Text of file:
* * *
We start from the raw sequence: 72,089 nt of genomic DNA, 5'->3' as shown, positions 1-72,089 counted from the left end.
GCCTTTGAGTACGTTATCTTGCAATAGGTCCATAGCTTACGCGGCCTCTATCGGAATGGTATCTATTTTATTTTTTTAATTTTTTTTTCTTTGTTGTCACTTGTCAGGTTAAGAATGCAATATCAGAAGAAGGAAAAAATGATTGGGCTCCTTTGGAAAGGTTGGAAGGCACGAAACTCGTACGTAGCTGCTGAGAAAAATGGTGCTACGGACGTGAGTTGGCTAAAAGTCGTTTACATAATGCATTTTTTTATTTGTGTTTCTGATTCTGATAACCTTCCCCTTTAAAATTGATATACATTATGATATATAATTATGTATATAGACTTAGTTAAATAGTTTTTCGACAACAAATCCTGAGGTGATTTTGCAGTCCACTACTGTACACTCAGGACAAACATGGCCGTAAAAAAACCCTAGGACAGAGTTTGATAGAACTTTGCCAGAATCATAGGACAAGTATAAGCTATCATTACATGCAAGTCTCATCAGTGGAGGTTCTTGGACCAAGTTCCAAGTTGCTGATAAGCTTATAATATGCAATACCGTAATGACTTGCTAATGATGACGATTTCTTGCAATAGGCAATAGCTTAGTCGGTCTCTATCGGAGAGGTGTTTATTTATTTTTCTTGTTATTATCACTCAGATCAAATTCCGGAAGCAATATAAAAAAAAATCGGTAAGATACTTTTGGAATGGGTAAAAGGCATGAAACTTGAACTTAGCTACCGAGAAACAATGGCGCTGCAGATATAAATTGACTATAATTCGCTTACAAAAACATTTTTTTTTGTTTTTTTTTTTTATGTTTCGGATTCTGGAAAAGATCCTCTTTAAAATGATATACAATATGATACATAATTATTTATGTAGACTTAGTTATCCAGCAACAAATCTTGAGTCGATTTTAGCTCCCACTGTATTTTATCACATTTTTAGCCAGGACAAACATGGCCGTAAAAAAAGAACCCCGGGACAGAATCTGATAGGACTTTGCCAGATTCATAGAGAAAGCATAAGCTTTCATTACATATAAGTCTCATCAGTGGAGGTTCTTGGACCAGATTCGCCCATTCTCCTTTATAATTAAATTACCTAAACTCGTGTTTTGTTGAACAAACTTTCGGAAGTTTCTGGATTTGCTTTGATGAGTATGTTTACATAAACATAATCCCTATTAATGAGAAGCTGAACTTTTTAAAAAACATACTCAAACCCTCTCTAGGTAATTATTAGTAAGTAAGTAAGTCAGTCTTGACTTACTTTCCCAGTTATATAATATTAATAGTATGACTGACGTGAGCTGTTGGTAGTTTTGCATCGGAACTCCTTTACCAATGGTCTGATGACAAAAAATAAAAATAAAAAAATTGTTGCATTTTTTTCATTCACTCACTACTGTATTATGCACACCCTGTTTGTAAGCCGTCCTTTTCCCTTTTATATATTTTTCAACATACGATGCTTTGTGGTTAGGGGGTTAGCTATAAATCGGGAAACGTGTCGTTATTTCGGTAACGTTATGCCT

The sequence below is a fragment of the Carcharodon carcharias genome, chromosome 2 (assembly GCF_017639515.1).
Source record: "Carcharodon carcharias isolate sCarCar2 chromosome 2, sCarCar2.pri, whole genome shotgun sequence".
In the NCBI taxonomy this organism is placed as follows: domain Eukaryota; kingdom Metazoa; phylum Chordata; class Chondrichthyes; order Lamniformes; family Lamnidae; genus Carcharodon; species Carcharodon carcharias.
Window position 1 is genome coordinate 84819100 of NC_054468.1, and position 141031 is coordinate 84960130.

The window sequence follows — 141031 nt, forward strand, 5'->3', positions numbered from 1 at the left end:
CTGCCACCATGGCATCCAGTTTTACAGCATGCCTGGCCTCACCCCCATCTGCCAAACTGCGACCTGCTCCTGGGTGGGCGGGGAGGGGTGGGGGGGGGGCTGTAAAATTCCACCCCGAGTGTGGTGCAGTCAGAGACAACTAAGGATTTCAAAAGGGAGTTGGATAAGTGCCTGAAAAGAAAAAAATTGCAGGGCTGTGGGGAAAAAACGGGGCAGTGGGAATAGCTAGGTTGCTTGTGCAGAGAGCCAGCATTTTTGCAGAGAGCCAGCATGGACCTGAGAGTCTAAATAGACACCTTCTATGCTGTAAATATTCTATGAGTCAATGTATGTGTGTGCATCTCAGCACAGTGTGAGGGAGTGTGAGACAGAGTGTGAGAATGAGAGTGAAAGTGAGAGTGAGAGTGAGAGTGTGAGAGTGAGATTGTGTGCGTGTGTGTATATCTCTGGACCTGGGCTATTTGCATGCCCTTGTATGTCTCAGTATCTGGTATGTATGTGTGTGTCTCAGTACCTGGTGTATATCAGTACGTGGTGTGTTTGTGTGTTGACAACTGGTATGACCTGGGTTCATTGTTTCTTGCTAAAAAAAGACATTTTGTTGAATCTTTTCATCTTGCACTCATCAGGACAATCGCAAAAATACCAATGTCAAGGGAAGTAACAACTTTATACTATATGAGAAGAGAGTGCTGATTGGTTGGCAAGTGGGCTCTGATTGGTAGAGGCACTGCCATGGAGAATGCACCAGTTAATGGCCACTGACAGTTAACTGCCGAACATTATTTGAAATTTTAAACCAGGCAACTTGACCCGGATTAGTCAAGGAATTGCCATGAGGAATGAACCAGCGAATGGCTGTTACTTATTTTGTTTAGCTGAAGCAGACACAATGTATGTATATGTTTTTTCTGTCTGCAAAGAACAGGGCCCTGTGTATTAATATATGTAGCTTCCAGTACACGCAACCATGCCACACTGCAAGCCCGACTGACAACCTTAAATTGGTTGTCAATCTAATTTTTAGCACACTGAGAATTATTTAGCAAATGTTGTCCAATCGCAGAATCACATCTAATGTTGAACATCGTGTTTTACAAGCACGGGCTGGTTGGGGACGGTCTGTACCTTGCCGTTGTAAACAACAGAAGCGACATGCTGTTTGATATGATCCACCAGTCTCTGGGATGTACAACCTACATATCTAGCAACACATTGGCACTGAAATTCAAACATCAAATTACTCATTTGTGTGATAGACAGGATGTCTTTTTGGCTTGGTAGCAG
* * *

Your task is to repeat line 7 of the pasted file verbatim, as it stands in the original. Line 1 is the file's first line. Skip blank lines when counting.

The window sequence follows — 141031 nt, forward strand, 5'->3', positions numbered from 1 at the left end: